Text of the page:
Barotrauma, or ear pain, affects those
flying, especially during ascent and
descent, as air in the middle ear and
sinuses will expand and contract.
London says to facilitate the free
flow of air and to prevent pain, it
is helpful to chew (something like
gum, for example), and to yawn. She
recommends offering a drink to young
children and a pacifier to infants.
During long flights (four hours or more),
London says blood flow in the legs is
reduced, blood becomes more viscous
(thicker), and a blood clot may form,
causing a deep vein thrombosis (DVT).
"DVT is related to multiple factors,"
says London, "such as duration of
flight, environmental factors in the
cabin, such as a dry cabin atmosphere,
and personal risk factors."
Although many episodes of DVT
are without symptoms, London says
some symptoms of the condition
may include the following: swelling
in the lower or whole leg; leg
becomes warm or discolored.
Clots in the leg can become
detached and travel via the
venous circulation to the lungs,
causing a pulmonary embolism
(PE). She says symptoms of a PE
include breathlessness, chest
pain with deep breathing, and
occasionally coughing up blood.
London offers the following advice to
prevent leg swelling during travel:
Wear comfortable, loose clothing
that is not tight at the waist or knees.
Get up and walk around the cabin
hourly; aisle seats are best for this.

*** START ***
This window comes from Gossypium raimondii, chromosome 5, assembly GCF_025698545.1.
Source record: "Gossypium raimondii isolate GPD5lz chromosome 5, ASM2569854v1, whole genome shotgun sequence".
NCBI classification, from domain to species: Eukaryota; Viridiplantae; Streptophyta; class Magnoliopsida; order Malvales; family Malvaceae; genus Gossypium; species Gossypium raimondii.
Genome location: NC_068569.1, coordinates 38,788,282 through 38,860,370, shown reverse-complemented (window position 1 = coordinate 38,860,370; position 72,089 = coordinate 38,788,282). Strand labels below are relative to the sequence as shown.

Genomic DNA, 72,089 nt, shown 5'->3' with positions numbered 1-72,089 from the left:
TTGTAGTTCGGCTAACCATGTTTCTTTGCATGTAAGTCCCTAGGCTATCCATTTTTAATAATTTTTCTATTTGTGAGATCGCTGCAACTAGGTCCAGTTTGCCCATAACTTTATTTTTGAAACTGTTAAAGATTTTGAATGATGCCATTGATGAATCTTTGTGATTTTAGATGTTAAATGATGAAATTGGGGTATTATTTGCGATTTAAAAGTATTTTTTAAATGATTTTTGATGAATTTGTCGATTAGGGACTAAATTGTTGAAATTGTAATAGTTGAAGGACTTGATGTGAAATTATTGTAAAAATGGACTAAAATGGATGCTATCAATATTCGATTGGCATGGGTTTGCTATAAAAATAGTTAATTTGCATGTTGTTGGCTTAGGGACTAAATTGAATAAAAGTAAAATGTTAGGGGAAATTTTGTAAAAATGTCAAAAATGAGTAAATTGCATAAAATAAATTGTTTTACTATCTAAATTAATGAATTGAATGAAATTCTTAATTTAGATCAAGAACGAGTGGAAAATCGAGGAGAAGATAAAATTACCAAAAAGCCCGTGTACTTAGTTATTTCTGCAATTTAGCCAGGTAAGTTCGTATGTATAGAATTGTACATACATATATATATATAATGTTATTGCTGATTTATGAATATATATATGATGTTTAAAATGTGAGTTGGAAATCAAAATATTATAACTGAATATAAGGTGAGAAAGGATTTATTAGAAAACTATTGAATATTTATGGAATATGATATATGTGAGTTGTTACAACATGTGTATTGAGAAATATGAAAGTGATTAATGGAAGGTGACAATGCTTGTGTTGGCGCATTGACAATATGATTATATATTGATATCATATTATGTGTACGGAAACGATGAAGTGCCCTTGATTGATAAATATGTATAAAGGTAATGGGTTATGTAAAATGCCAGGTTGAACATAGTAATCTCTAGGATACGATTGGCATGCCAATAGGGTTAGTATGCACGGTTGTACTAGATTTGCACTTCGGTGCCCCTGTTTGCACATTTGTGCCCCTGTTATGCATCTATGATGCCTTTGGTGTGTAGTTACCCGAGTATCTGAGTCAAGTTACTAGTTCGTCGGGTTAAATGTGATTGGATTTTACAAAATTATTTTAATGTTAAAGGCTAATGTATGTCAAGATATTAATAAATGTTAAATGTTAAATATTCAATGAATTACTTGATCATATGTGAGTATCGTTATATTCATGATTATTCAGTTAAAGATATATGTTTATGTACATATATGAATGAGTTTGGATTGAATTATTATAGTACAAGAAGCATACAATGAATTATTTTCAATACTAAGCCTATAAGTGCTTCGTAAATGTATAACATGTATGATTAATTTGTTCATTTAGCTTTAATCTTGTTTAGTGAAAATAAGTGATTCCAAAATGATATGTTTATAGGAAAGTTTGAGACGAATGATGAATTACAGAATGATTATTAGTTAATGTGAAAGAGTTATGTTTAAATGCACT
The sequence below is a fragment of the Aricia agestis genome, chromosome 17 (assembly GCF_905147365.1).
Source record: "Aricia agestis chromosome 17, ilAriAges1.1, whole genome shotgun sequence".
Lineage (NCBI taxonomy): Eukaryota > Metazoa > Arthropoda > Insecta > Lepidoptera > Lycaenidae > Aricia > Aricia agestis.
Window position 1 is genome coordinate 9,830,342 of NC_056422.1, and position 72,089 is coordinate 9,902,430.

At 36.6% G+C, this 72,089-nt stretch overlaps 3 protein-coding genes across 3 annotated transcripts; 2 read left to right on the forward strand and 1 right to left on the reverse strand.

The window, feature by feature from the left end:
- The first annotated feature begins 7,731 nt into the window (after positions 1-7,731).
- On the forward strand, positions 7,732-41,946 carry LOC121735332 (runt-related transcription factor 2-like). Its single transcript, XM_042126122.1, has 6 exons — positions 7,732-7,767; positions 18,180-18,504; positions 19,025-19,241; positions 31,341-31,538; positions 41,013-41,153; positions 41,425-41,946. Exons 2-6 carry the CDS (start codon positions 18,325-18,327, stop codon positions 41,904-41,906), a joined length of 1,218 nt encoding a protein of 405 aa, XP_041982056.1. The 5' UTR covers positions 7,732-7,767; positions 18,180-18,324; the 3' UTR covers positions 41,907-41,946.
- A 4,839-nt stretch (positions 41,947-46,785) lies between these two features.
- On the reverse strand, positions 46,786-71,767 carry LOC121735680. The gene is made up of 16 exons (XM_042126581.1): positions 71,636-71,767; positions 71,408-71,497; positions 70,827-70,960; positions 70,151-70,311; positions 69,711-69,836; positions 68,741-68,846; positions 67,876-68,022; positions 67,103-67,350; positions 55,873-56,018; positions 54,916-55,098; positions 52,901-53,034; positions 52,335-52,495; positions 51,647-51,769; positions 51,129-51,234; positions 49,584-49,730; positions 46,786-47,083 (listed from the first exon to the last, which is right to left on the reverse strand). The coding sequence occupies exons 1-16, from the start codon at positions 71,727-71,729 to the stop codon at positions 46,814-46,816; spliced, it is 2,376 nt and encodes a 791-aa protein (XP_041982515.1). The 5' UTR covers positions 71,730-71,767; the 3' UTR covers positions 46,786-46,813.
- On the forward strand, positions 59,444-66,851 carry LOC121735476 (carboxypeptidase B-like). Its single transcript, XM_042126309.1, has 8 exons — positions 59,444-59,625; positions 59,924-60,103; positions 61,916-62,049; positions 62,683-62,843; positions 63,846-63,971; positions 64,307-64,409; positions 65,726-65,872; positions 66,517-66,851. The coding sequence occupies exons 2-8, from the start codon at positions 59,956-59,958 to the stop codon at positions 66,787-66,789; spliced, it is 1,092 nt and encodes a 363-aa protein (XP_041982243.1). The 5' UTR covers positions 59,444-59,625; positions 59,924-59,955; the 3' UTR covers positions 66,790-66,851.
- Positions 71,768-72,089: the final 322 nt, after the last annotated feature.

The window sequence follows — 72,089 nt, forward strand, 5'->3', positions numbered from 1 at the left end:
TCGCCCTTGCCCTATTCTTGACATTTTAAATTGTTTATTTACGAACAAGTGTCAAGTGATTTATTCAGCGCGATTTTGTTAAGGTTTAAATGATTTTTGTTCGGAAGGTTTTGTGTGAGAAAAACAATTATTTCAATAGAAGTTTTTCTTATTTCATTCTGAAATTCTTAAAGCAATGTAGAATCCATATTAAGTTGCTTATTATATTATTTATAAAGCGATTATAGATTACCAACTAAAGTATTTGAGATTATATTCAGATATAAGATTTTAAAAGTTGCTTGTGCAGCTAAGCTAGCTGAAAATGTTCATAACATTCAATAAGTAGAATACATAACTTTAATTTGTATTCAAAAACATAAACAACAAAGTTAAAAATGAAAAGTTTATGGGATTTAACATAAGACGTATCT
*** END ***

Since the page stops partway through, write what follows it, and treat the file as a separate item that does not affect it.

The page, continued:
Exercise calf and thigh
muscles by extending and
flexing ankles and knees.
Do not cross knees or ankles.
Drink plenty of fluids.
Drink alcohol and coffee
only in moderation.
If you have personal risk factors,
compression stockings are
recommended. (Some risk factors
include: obesity, age greater than
50, late pregnancy or the first 12
weeks postpartum, varicose veins,
recent surgery in the past four to
six weeks, limb immobilization
with casts, oral contraception or
hormone replacement therapy.)
“Altitude sickness occurs when
one ascends more rapidly than the
body can adjust to the reduced
atmospheric pressure and decreased
oxygen delivery to the body’s cells at
a higher altitude,” London explains.
She says symptoms of acute
mountain sickness include headache,
loss of appetite and fatigue, and can
progress to nausea, vomiting and
extreme lassitude (physical weariness).
drugs such as ibuprofen are effective
in treating headaches associated with
high altitude,” says London. “And they
may also prevent headaches when
taken a few hours prior to ascent.”
For some travel itineraries to
extremely high altitudes, consider the
medication Acetazolamide (Diamox),
which improves one’s acclimatization
and does not mask symptoms,
London adds. She says this needs a
prescription, and its use should be
discussed with your travel practitioner.
How to Acclimate to Altitude
Prevent altitude sickness
with London’s advice:
Ascend gradually; spending a
day in Denver can be helpful.
Avoid alcohol consumption and
stay hydrated with lots of water.
Participate in mild exercise
for the first 48 hours.
Do not ascend directly to altitudes
greater than 9,800 feet, if possible,
especially if coming from sea level.
The VVMC’s Traveler’s
Clinic, located in
Clinic in Avon, next
to Avon Urgent
Care, is a great
resource for those
planning to travel to
foreign countries. In
addition to supplying
staff members can
on diseases that
can be contracted
through food, water
and insects, as well
as advice on specific
health concerns and/
or risks associated
with certain countries.
The clinic is open
Friday, 8 a.m to
4:30 p.m. Visit
for more information.
COMMON TRAVEL AILMENTS
( AND WHERE SYMPTOMS APPEAR )